Plane & Pilot Video Of The Week: Close Call With Bambi Captured On Drone Video!

On takeoff, a Cessna pilot narrowly avoids a collision that could’ve been bad for all involved.

Advertisement

Brian Jenkins, who shared with us photos of his gorgeous 172 taildragger conversion that you have see to believe, was kind enough to also share this video of a near-miss with a deer on takeoff. The airport, Nulltown, Indiana, (73II) is one of the most beautiful we’ve seen. Brian points out that, yes, there’s great backcountry flying to be had in his neck of the woods, too.

To the story: Jenkins was rolling and nearing takeoff speed when out of the corner of the eye, he caught some motion moving across the runway in front of him, seemingly on a collision course. The whole thing was being shot by a drone as part of a backcountry flying video series that Jenkins is doing, and the quality is terrific.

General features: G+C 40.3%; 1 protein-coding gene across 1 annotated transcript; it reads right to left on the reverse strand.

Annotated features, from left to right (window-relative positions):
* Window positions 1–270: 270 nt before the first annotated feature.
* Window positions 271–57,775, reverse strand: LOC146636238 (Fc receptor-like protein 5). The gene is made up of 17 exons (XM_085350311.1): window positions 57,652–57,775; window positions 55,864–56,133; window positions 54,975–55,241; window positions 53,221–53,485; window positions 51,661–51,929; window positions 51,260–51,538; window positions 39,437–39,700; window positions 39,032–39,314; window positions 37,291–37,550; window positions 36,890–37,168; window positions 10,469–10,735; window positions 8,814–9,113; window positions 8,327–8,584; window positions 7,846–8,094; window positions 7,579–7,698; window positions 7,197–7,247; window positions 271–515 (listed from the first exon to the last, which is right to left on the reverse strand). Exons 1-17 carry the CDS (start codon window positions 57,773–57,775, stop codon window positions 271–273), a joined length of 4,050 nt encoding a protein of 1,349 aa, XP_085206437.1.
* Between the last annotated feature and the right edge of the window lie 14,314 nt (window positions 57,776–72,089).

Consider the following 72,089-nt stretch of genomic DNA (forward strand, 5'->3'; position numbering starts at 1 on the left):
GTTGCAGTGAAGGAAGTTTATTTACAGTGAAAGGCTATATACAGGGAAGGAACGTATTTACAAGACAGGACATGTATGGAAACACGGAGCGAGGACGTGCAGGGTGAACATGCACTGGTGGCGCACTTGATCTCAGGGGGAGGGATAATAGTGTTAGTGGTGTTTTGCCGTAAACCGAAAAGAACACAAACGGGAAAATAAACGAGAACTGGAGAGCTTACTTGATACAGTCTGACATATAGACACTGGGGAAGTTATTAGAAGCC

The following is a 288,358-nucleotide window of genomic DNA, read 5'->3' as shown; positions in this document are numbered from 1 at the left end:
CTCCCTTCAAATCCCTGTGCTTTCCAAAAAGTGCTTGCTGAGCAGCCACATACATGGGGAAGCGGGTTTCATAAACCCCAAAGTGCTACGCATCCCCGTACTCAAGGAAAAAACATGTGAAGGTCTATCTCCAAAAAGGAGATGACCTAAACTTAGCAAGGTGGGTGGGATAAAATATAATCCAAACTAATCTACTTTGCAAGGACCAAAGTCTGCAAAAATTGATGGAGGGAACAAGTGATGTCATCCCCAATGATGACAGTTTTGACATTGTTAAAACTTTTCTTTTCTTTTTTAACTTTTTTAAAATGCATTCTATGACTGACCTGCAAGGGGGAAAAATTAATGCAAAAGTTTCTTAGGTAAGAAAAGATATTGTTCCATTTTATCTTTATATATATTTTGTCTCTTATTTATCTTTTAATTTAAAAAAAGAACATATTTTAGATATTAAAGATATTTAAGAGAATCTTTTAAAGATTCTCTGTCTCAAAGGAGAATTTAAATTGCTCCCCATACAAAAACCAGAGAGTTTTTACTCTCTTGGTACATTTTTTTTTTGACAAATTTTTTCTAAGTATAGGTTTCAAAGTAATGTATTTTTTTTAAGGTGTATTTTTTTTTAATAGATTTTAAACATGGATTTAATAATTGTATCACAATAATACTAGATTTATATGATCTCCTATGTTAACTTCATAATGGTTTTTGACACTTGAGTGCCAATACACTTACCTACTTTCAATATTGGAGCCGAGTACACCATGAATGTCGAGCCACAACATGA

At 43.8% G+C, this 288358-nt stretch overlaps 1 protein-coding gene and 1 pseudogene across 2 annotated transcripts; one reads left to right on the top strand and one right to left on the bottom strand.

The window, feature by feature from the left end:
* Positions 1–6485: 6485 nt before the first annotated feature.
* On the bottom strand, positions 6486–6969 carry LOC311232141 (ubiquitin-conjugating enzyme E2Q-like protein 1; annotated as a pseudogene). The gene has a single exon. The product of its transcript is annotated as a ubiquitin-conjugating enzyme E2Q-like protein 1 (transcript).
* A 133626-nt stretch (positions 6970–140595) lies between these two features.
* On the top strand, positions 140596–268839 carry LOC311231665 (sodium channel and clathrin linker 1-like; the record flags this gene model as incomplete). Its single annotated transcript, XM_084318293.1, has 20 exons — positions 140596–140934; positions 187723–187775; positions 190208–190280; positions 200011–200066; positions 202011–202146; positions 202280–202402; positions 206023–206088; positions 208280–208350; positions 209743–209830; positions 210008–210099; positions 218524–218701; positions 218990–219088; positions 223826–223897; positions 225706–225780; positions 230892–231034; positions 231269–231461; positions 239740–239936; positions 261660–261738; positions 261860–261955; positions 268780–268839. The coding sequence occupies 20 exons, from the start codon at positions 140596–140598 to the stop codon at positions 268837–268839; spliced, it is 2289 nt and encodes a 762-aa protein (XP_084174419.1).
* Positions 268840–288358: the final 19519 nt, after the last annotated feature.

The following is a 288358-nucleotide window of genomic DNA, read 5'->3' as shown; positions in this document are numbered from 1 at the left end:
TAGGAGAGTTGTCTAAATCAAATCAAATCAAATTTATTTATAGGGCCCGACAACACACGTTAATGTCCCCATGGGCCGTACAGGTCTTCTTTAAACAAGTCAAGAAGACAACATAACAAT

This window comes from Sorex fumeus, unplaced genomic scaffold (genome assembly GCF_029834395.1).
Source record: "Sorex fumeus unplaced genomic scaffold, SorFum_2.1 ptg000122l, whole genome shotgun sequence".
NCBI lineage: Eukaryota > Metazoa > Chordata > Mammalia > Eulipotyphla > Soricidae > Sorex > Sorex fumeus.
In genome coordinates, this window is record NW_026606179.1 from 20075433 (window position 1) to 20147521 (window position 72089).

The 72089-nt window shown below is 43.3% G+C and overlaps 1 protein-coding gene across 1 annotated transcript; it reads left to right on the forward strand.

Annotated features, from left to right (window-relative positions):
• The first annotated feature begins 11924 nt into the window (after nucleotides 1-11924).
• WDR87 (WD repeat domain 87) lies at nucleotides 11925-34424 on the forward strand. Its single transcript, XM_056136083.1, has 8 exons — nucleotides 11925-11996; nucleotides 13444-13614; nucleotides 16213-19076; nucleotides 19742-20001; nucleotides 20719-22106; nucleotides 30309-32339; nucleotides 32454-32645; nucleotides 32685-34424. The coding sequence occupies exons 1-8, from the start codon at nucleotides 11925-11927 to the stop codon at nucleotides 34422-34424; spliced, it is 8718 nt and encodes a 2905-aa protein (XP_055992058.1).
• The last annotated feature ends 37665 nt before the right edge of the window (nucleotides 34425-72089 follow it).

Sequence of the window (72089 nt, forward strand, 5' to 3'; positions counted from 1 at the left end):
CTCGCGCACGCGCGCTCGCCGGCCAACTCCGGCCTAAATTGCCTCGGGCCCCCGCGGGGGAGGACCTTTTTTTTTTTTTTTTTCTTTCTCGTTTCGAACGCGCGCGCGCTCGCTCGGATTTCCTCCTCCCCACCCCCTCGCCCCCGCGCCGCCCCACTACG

What happened, in Jenkins words, is this: “During takeoff I noticed something move on my right side heading towards the runway, [but] not knowing what it was I had to make the decision to either abort the takeoff or try to force it into the air. Most of our style of flying is STOL,” he added, “so I felt confident at 35-37mph I could pull the flap handle to 30 degrees and make the plane come off the ground.”

Still, it was anyone’s call what would happen. He goes on to explain, “As soon as the plane came airborne I would have to stay in ground effect or risk stalling. So after climbing to about eight to ten feet, I pushed the nose over to accelerate and finally saw what the movement was—a deer.”

And it was a happy outcome for Brian, his 172 and for Bambi, as well. Jenkins’ comments make a really important point, too. While intimately knowing where the edges of your airplane’s envelope is and being able to milk the performance out of it in those realms isn’t needed for most of the straight and level flying we do, in cases where you might need every inch you can squeeze out of it, it can pay off, as it did here.

Thanks again for sharing, Brian!

Advertisement

Save Your Favorites

Save This Article